Dar fails on budget feedback


HakiElimu programme manager for Research and Analysis Godfrey  Boniventura speaks during a press conference in Dar es Salaam yesterday.  Right is HakiElimu programme officer charged with Analysis and Research, Mr Makumba Mwemezi.
HakiElimu programme manager for Research and Analysis Godfrey Boniventura speaks during a press conference in Dar es Salaam yesterday. Right is HakiElimu programme officer charged with Analysis and Research, Mr Makumba Mwemezi.   

Dar es Salaam. Tanzania has been listed at the bottom on a list of 30 countries in the world in releasing details and giving feedback on the financial budget to the public.

The online tool shows that Tanzania is the only country which does not give financial information to the public whereby among the eight budget documents, three documents were not made available to the public.

The report, written after a survey conducted under the Open Budget Survey Trackers (OBS) managed by the International Budget Partnership (IBP) in collaboration with HakiElimu, monitors whether the government is releasing essential information on how it raises and spends public money.

According to established international standards of transparency and accountability, eight essential budget documents should be made publicly available in a timely manner throughout the budget cycle.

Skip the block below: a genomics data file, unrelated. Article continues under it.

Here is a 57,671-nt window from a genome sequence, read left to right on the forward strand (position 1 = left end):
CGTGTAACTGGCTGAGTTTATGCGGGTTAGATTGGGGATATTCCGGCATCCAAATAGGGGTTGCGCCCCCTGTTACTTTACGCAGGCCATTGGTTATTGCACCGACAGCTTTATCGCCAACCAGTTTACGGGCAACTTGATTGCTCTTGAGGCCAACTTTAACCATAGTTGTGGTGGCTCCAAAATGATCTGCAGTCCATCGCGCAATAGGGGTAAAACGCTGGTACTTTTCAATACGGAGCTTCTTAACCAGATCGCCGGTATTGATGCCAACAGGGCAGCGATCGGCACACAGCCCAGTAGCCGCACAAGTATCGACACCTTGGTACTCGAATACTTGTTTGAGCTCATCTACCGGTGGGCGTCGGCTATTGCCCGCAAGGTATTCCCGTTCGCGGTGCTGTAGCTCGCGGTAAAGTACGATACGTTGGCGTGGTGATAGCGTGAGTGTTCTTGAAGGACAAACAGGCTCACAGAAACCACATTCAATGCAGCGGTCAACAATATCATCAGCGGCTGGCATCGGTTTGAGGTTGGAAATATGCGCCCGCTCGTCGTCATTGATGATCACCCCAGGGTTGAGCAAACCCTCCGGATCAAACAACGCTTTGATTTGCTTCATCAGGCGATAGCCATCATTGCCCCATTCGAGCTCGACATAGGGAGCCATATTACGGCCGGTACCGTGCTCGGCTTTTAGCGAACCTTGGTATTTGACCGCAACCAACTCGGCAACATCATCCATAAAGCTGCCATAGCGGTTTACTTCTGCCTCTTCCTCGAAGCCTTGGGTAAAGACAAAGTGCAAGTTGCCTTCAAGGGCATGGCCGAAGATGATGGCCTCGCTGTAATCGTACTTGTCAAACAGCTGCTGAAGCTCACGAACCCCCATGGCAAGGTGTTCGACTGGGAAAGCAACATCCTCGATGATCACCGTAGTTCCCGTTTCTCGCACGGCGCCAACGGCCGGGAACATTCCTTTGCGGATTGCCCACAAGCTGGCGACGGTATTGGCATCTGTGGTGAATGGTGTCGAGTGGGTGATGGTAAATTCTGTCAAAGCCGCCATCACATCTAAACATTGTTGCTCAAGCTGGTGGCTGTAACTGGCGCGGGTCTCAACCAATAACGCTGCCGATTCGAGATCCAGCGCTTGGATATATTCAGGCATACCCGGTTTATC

Using data collected by independent civil society budget experts in the country, the OBS Tracker monitors and reports on whether central governments are publishing these documents on time.

Speaking with the journalists yesterday, acting executive director of Haki Elimu, Mr Godfrey Boniventura, said it was only five documents which were made public by the government.

“This leaves critical gaps in the public’s ability to understand how public money is being managed and at the end of the day assesses how well the government is doing in delivering essential services such as education and health,” he said.

He noted that the institution was planning to use the monthly updates provided in the Tracker to remind the government on the need to improve transparency.

Even the documents which were published, he said, were made public late after the period of the survey was over.

“These reports should be issued no later than three months after the end of the reporting period. If the report is issued after this it is not publicly available according to set standards,” he clarified.

Mid year reports (MYR) for the 2013/14 fiscal year were not produced. The reports contain a comprehensive update on the implementation of the budget as of the middle of the fiscal year, including a review of economic assumption underlying the budget and an update forecast of the budget outcome for the fiscal year.

The MYR should be available no later than one year after the end of the fiscal year.